For those interested in competitive titles like Rainbow Six Siege, which are rather CPU limited even at 1440p, there isn't much of an advantage to the desktop platform here either, at least with modern hardware. The 5800X delivers 8 percent faster frame rates on average, but we're talking about the difference between 283 and 305 FPS. So unless you're extremely sensitive to latency, either system will give great results.
What about the productivity results? Again, it's worth taking a look as the difference in performance between laptop and desktop varies depending on the exact workload.
In something like Cinebench R20 multi-threading, the 5800X is 9 percent faster than the 5900HX, which in the Strix G15 can withstand up to 90 W on the CPU in the strongest pure CPU workloads. The 5800X in our test system was consuming around 140W, which was enough to maintain slightly higher clocks and perform better.
The single-thread results were also higher on the desktop platform, but only slightly higher; we're talking about a 6 percent advantage over the 5800X in Cinebench R20. This is due to the 5800X's higher maximum boost frequency of 4.7 GHz versus 4.6 GHz for the laptop, in addition to other benefits such as a larger cache for the desktop model.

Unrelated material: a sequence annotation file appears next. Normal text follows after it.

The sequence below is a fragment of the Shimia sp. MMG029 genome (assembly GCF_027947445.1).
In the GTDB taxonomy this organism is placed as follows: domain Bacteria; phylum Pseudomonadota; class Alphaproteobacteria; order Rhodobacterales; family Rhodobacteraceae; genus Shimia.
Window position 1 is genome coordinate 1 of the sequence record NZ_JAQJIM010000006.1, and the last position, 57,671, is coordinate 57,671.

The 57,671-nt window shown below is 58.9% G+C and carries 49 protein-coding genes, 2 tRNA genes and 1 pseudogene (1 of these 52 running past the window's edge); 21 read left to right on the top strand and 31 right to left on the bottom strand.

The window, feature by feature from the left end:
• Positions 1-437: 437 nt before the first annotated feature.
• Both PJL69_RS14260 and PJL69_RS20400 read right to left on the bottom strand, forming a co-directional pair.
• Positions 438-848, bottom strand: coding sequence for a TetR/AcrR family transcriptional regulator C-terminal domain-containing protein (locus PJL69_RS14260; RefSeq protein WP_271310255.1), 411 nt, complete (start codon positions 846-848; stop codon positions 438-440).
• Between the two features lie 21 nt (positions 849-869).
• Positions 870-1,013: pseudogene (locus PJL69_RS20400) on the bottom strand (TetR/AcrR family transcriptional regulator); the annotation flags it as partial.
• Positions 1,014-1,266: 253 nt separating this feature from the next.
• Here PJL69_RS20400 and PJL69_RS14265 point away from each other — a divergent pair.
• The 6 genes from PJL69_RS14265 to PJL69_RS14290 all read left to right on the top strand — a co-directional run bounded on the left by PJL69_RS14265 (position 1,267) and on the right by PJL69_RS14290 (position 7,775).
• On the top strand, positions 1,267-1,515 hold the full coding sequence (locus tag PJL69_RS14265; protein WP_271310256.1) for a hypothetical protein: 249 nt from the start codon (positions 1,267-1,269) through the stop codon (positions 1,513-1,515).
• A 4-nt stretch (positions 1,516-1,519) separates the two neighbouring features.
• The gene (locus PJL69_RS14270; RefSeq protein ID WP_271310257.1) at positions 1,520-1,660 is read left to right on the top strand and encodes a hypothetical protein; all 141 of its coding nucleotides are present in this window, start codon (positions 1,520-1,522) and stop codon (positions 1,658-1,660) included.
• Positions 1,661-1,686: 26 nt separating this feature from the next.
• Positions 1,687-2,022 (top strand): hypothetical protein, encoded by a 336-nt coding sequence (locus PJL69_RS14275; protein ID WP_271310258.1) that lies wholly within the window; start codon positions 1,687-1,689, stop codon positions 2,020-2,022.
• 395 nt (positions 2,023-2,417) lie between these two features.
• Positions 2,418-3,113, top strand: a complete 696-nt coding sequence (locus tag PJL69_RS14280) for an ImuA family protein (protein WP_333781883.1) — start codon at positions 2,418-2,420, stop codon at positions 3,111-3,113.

For some longer workloads like Handbrake, the desktop has a more significant performance advantage over the laptop. Here the 5800X was over 20 percent faster, which makes a big difference to video coding. Blender was around 13 percent faster in favor of the Ryzen 7 desktop processor.
Our other CPU-constrained productivity workloads were a bit mixed. Our Microsoft Excel test, for example, was an edge case where the 5800X absolutely smokes the 5900HX thanks to twice the amount of L3 cache – 32MB on the desktop versus 16MB in AMD's mobile CPUs.